Vermont Public is independent, community-supported media, serving Vermont with trusted, relevant and essential information. We share stories that bring people together, from every corner of our region. New to Vermont Public? Start here.

© 2024 Vermont Public | 365 Troy Ave. Colchester, VT 05446

Public Files:

For assistance accessing our public files, please contact or call 802-655-9451.
Play Live Radio
Next Up:
0:00 0:00
Available On Air Stations

Clark: Invoking Civility

I love the Town Meeting Civil Invocation, because it speaks of civility.

In this election year, there’s been an awful lot of yelling about building walls —frankly, I could use a little more conversation about building bridges. And in fact, civic infrastructure is what town meeting is all about.

“We are gathered today in civil assembly,” the invocation begins. “We gather to make decisions; about what is right, about what is wrong. Let us advocate for our positions, but not at the expense of others.”

The Invocation seems even more important, given new research about the possible cause of our current incivility —namely, the way government engages citizens.

“Conventional participation” is what social scientists call most formal government meetings, and every public hearing you’ve ever been to.

New research is clear: conventional participation is ineffective—and worse. Conventional participation tends to increase people’s feelings of powerlessness. It decreases our interest and trust in government; it lowers our public spiritedness and our perceptions of government credibility; and it increases polarization.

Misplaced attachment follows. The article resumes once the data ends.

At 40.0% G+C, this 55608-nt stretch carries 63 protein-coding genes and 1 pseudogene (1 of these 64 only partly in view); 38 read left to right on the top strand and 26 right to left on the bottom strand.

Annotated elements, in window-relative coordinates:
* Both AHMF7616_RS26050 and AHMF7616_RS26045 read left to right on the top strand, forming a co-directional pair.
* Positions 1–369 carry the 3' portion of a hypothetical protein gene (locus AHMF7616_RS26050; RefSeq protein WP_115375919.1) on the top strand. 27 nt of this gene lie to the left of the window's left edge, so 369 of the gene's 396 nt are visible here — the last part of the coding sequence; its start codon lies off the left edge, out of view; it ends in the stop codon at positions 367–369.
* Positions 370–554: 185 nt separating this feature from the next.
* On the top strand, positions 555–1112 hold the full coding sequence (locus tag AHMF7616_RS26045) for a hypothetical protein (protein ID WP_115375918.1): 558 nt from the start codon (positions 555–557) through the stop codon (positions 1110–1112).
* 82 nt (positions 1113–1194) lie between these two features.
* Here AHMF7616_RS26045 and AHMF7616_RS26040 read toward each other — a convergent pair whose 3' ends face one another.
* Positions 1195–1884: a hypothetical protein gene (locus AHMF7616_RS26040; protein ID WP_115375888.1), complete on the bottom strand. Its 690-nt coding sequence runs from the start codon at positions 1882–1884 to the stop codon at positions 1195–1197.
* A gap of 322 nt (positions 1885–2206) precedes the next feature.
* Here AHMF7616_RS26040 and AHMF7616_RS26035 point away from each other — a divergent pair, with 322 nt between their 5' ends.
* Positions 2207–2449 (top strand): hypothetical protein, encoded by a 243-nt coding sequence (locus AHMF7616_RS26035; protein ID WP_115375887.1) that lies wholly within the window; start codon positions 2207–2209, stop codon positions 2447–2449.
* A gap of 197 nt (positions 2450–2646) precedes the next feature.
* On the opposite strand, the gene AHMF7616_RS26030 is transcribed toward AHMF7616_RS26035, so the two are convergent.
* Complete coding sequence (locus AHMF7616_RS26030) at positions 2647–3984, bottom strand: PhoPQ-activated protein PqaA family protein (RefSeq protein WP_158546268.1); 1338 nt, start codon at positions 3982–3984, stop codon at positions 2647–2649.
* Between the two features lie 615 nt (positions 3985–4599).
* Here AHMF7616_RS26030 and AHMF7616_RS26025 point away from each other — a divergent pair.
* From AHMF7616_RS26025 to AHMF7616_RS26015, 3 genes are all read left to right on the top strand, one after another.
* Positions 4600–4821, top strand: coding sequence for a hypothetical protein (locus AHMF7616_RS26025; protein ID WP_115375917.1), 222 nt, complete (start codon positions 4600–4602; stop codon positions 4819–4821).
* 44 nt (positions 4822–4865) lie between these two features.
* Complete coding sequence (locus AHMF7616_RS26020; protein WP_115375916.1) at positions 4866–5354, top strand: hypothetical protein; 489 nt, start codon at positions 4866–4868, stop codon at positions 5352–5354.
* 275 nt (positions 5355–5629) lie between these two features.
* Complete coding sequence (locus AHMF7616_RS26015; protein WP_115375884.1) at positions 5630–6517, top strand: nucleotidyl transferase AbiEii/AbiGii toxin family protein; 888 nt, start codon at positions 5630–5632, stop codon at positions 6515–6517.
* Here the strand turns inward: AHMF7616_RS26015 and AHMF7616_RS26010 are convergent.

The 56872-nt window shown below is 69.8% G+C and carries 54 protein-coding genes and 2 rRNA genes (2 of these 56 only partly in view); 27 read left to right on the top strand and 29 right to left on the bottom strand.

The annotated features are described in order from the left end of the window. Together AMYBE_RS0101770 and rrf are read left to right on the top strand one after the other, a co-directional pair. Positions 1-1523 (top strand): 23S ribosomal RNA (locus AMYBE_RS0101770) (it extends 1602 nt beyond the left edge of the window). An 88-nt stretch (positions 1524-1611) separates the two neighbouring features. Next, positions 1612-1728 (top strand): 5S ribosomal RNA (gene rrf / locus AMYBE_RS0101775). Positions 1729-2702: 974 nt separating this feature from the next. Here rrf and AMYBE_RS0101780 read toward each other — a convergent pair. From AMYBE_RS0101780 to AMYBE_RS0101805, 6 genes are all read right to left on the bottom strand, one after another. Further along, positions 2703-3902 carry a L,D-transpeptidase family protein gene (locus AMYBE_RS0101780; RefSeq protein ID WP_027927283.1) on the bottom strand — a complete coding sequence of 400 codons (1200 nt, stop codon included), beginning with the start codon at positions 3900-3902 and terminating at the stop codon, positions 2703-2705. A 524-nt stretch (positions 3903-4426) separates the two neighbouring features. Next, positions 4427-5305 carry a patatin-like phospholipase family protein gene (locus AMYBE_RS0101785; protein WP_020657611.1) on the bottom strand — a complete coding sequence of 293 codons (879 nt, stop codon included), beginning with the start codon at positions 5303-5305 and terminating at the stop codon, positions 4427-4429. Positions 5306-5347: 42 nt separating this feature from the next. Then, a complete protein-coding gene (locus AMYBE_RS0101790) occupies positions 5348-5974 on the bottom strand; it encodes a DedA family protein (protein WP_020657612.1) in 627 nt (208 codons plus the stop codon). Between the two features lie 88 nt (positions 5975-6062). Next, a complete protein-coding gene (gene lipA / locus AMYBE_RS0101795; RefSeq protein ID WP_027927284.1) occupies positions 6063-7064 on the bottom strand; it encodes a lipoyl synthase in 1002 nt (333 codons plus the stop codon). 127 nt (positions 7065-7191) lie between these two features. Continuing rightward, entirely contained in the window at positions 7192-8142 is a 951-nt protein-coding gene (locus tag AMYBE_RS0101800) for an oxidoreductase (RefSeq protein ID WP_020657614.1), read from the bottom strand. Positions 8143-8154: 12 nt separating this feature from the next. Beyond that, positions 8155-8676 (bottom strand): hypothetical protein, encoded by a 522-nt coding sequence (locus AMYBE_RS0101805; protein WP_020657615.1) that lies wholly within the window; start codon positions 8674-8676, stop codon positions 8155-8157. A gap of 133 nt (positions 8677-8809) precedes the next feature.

Conventional participation techniques like public hearings are frustrating and discouraging for public officials, too.

But perhaps most importantly, conventional participation can create poor governance. As relationships fray, governments are seen as less legitimate, and can become less financially sustainable.

But a good town meeting is not “conventional” participation.

In a well functioning community, town and school meetings are closer to what researchers call “thick” participation - where citizens come together to deliberate, hear and influence each other, and take meaningful, empowered action. “Thick” participation improves community resilience, builds social capital, and can even strengthen the economy.

Town Meeting Day was never intended to be the only time we talk about local issues. It’s the culmination of a year's worth of selectboard and planning commission meetings, school discussions, conservation commission hikes, conversations at soccer games, and a thousand other ways neighbors shape communities.

In slow years, town meeting has lower participation. But it stands ready for us in difficult years, when there are hot issues, and leaders to be held accountable. Once a year—every year—it’s a culminating act of self-governance.

We should all keep in mind the Civil Invocation’s conclusion, urging us to remember that “… our neighbors with whom we disagree are good people, ‘with hopes and dreams as true and as high as ours.’ And… in the end, caring for each other, in this community, is of far greater importance than any difference we may have.”

Welcome to town meeting.

Susan Clark is a facilitator, educator, and the co-author of "Slow Democracy: Rediscovering Community, Bringing Decision Making Back Home." She is also Town Moderator of Middlesex, Vermont.
Latest Stories